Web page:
Two years ago, I set off from central London on the Tube and ended up somewhere in the east of the city walking into a self-storage unit to meet a guy that had 2,000 luxury polo shirts for sale. And as I made my way down the corridor, a broken, blinking light made it just like the cliche scene from a gangster movie. Our man was early, and he was waiting for me in front of a unit secured with four padlocks down the side. On our opening exchange, it was like a verbal sparring match where he threw the first punches. Who was I? Did I have a business card? And where was I going to sell? And then, he just started opening up, and it was my turn. Where were the polo shirts coming from? What paperwork did he have? And when was his next shipment going to arrive? I was treading the fine line between asking enough questions to get what I needed and not enough for him to become suspicious, because what he didn't know is that I'm a counterfeit investigator, and after 20 minutes or so of checking over the product for the telltale signs of counterfeit production—say, badly stitched labels or how the packaging had a huge brand logo stamped all over the front of it—I was finally on my way out, but not before he insisted on walking down to the street with me and back to the station.
And the feeling after these meetings is always the same: my heart is beating like a drum, because you never know if they've actually bought your story, or they're going to start following you to see who you really are. Relief only comes when you turn the first corner and glance behind, and they're not standing there. But what our counterfeit polo shirt seller certainly didn't realize is that everything I'd seen and heard would result in a dawn raid on his house, him being woken out of bed by eight men on his doorstep and all his product seized. But this would reveal that he was just a pawn at the end of a counterfeiting network spanning three continents, and he was just the first loose thread that I'd started to pull on in the hope that it would all unravel.
Why go through all that trouble? Well, maybe counterfeiting is a victimless crime? These big companies, they make enough money, so if anything, counterfeiting is just a free form of advertising, right? And consumers believe just that—that the buying and selling of fakes is not that big a deal. But I'm here to tell you that that is just not true. What the tourist on holiday doesn't see about those fake handbags is they may well have been stitched together by a child who was trafficked away from her family, and what the car repair shop owner doesn't realize about those fake brake pads is they may well be lining the pockets of an organized crime gang involved in drugs and prostitution. And while those two things are horrible to think about, it gets much worse, because counterfeiting is even funding terrorism. Let that sink in for a moment.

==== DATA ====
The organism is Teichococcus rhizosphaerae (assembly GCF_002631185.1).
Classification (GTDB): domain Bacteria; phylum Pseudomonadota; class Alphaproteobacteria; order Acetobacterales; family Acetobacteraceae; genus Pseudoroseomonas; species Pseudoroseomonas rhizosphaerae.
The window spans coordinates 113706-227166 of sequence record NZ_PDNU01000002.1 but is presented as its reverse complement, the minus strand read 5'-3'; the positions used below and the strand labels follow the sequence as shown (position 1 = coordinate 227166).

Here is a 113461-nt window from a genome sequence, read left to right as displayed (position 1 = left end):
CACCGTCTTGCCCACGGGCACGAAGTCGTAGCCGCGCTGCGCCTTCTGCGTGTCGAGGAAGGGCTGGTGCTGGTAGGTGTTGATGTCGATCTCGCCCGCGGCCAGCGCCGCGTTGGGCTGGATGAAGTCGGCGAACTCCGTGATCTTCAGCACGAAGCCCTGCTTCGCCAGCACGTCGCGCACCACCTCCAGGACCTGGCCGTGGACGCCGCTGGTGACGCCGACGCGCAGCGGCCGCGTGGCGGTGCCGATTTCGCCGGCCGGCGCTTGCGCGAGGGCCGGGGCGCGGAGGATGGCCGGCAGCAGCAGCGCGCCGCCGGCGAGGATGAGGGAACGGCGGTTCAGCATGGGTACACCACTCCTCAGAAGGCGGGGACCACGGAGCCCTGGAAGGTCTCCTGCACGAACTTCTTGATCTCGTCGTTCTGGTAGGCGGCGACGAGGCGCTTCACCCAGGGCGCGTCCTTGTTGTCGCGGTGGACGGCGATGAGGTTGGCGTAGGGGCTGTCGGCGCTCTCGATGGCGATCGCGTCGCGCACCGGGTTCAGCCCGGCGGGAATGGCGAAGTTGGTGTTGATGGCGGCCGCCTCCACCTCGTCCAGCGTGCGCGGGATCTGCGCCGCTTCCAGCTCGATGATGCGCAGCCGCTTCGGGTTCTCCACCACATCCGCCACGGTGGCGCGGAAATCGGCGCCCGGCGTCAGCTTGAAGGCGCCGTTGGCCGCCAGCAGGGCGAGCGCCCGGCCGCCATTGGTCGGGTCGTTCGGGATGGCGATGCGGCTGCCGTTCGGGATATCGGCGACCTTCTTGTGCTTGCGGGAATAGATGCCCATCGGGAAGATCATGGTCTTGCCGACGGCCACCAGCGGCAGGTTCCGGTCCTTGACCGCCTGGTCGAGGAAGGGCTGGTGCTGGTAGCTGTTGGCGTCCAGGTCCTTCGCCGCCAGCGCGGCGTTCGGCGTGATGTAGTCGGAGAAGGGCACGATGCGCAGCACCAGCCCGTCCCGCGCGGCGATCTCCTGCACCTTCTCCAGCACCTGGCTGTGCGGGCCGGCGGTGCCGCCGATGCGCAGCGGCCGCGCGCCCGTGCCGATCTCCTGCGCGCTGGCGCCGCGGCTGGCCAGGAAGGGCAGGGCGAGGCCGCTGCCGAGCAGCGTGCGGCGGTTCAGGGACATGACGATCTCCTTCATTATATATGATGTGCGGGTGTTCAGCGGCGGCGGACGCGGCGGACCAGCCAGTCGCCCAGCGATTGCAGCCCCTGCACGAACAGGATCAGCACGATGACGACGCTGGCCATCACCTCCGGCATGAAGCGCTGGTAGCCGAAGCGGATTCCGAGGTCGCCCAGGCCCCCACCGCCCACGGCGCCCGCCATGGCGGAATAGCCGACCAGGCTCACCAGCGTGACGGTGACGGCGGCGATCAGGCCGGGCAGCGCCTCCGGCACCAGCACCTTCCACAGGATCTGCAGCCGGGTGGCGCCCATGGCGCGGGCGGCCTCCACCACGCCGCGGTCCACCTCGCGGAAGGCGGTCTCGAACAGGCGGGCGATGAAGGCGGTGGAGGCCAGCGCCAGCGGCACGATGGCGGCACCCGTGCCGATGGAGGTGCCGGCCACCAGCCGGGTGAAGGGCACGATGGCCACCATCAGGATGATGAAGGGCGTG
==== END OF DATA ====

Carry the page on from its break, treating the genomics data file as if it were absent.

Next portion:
Terrorists are selling fakes to fund attacks, attacks in our cities that try to make victims of all of us. You wouldn't buy a live scorpion, because there's a chance that it would sting you on the way home, but would you still buy a fake handbag if you knew the profits would enable someone to buy bullets that would kill you and other innocent people six months later? Maybe not.
OK, time to come clean. In my youth—yeah, I might look like I'm still clinging on to it a bit—I bought fake watches while on holiday in the Canary Islands. But why do I tell you this? Well, we've all done it, or we know someone that's done it. And until this very moment, maybe you didn't think twice about it, and nor did I, until I answered a 20-word cryptic advert to become an intellectual property investigator. It said "Full training given and some international travel." Within a week, I was creating my first of many aliases, and in the 10 years since, I've investigated fake car parts, alloy wheels, fake pet grooming tools, fake bicycle parts, and, of course, the counterfeiter's favorite, fake luxury leather goods, clothing and shoes.
And what I've learned in the 10 years of investigating fakes is that once you start to scratch the surface, you find that they are rotten to the core, as are the people and organizations that are making money from them, because they are profiting on a massive, massive scale. You can only make around a hundred to 200 percent selling drugs on the street. You can make 2,000 percent selling fakes online with little of the same risks or penalties. And this quick, easy money then goes on to fund the more serious types of crime, and it pays the way to making these organizations, these criminal organizations, look more legitimate.
So let me bring you in on a live case. Earlier this year, a series of raids took place in one of my longest-running investigations. Five warehouses were raided in Turkey, and over two million finished counterfeit clothing products were seized, and it took 16 trucks to take that all away. But this gang had been clever. They had gone to the lengths of creating their own fashion brands, complete with registered trademarks, and even having photo shoots on yachts in Italy. And they would use these completely unheard-of and unsuspicious brand names as a way of shipping container loads of fakes to shell companies that they'd set up across Europe. And documents found during those raids found that they'd been falsifying shipping documents so the customs officials would literally have no idea who had sent the products in the first place. When police got access to just one bank account, they found nearly three million euros had been laundered out of Spain in less than two years, and just two days after those raids, that gang were trying to bribe a law firm to get their stock back. Even now, we have no idea where all that money went, to who it went to, but you can bet it's never going to benefit the likes of you or me.